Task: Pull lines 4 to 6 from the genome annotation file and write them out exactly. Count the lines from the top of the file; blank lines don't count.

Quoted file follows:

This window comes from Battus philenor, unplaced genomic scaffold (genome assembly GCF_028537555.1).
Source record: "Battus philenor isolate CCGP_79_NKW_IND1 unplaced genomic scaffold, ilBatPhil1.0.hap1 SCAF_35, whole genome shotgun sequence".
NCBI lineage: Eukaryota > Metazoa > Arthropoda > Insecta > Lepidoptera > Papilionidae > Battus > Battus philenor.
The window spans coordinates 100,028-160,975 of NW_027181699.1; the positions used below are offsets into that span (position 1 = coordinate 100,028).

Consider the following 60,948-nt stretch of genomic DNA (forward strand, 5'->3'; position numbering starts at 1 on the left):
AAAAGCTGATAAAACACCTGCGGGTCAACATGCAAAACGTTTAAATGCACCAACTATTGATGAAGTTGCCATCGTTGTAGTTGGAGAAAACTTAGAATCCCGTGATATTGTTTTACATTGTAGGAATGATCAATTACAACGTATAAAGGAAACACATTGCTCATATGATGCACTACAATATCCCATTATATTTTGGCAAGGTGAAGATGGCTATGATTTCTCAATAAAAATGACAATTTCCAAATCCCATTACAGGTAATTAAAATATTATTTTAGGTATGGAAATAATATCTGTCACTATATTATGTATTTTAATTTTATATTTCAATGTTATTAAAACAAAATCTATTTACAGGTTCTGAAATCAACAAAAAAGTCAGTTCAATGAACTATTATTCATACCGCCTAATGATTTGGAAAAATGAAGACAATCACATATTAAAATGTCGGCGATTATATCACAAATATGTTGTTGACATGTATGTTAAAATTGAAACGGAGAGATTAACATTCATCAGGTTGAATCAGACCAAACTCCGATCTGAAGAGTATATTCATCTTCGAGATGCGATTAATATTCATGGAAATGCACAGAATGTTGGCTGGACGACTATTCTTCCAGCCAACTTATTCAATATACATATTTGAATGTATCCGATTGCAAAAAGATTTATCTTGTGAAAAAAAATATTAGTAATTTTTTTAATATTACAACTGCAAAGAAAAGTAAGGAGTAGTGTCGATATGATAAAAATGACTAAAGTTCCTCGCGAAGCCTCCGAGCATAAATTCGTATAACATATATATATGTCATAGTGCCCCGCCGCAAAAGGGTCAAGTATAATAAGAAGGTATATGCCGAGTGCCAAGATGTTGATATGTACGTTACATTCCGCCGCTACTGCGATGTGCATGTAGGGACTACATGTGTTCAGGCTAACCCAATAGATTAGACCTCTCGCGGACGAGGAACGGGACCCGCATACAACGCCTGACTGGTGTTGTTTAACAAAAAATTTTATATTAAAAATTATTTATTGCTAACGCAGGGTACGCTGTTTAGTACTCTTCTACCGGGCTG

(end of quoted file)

The window spans coordinates 100,028-160,975 of NW_027181699.1; the positions used below are offsets into that span (position 1 = coordinate 100,028).

Consider the following 60,948-nt stretch of genomic DNA (forward strand, 5'->3'; position numbering starts at 1 on the left):
AAAAGCTGATAAAACACCTGCGGGTCAACATGCAAAACGTTTAAATGCACCAACTATTGATGAAGTTGCCATCGTTGTAGTTGGAGAAAACTTAGAATCCCGTGATATTGTTTTACATTGTAGGAATGATCAATTACAACGTATAAAGGAAACACATTGCTCATATGATGCACTACAATATCCCATTATATTTTGGCAAGGTGAAGATGGCTATGATTTCTCAATAAAAATGACAATTTCCAAATCCCATTACAGGTAATTAAAATATTATTTTAGGTATGGAAATAATATCTGTCACTATATTATGTATTTTAATTTTATATTTCAATGTTATTAAAACAAAATCTATTTACAGGTTCTGAAATCAACAAAAAAGTCAGTTCAATGAACTATTATTCATACCGCCTAATGATTTGGAAAAATGAAGACAATCACATATTAAAATGTCGGCGATTATATCACAAATATGTTGTTGACATGTATGTTAAAATTGAAACGGAGAGATTAACATTCATCAGGTTGAATCAGACCAAACTCCGATCTGAAGAGTATATTCATCTTCGAGATGCGATTAATATTCATGGAAATGCACAGAATGTTGGCTGGACGACTATTCTTCCAGCCAACTTATTCAATATACATATTTGAATGTATCCGATTGCAAAAAGATTTATCTTGTGAAAAAAAATATTAGTAATTTTTTTAATATTACAACTGCAAAGAAAAGTAAGGAGTAGTGTCGATATGATAAAAATGACTAAAGTTCCTCGCGAAGCCTCCGAGCATAAATTCGTATAACATATATATATGTCATAGTGCCCCGCCGCAAAAGGGTCAAGTATAATAAGAAGGTATATGCCGAGTGCCAAGATGTTGATATGTACGTTACATTCCGCCGCTACTGCGATGTGCATGTAGGGACTACATGTGTTCAGGCTAACCCAATAGATTAGACCTCTCGCGGACGAGGAACGGGACCCGCATACAACGCCTGACTGGTGTTGTTTAACAAAAAATTTTATATTAAAAATTATTTATTGCTAACGCAGGGTACGCTGTTTAGTACTCTTCTACCGGGCTG